I’ve been writing this and my other blogs for a while, but that doesn’t make me immune from making stupid mistakes.

In this case, my mistake got me unfriended and blocked on Facebook. It got me no perceptible forward movement on anything I truly think is important in life. It got me wrapped up in turmoil. It got me writing long blog posts with little response.

It was a waste of time and energy.

As with any negative thing that happens in life, it’s always vital to ask: what’s the lesson? What was I meant to learn? There’s always a lesson. In this case of getting unfriended and blocked, it took me a while to discover. When I did it was profoundly powerful.

The realization was that I had gotten into a mode of reactive, knee-jerk thinking rather than proactive thinking.  It was reflecting in my posts on Facebook and on my blog. They were reactive posts. They were against stuff I don’t like rather than towards stuff I want or like.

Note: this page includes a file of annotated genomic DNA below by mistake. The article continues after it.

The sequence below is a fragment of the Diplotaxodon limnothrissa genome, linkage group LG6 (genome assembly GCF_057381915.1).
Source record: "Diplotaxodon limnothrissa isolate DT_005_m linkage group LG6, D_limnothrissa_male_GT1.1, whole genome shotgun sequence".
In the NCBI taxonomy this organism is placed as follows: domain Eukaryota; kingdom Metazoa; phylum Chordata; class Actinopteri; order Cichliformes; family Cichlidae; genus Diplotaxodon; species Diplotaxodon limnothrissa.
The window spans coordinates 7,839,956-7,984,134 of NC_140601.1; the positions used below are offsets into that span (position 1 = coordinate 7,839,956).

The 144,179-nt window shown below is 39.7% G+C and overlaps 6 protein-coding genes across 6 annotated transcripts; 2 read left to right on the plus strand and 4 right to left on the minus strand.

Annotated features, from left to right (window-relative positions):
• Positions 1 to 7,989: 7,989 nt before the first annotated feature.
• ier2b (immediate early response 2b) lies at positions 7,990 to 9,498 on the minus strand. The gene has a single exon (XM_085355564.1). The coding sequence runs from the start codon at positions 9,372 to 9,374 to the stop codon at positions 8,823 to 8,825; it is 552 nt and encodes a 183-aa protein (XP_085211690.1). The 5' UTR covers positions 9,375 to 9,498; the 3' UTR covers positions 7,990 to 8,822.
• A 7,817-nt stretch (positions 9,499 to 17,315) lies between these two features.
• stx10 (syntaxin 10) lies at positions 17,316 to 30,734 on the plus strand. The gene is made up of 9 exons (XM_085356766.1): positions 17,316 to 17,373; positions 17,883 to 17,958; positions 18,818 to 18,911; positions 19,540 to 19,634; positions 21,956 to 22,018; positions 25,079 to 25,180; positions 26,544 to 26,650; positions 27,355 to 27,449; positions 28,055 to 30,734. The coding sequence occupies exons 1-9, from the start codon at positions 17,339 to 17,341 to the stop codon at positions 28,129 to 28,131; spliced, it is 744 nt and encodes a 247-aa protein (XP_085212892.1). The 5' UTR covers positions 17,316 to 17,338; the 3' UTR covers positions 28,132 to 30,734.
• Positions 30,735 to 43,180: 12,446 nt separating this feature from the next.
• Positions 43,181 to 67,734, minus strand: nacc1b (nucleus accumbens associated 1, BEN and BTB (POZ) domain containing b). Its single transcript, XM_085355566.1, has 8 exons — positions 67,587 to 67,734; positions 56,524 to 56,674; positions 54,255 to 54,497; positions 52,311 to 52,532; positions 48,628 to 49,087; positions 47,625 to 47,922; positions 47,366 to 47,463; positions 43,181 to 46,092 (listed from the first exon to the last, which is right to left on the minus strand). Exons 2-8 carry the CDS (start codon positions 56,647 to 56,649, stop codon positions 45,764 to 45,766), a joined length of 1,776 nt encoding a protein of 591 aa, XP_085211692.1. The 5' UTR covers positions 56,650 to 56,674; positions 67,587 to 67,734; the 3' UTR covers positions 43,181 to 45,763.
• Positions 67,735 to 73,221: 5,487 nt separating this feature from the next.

It is never a way to build towards anything good in life. It is a step backward, and that’s why I’d been feeling so poorly. It’s why I felt stuck. (Which doesn’t happen often these days, fortunately!)

One of the most negative modes of habit that any of us can get into is reactive mode. That’s a mode where we are emotionally reacting against stuff we don’t like, rather than working towards stuff we like.

What is reactivity?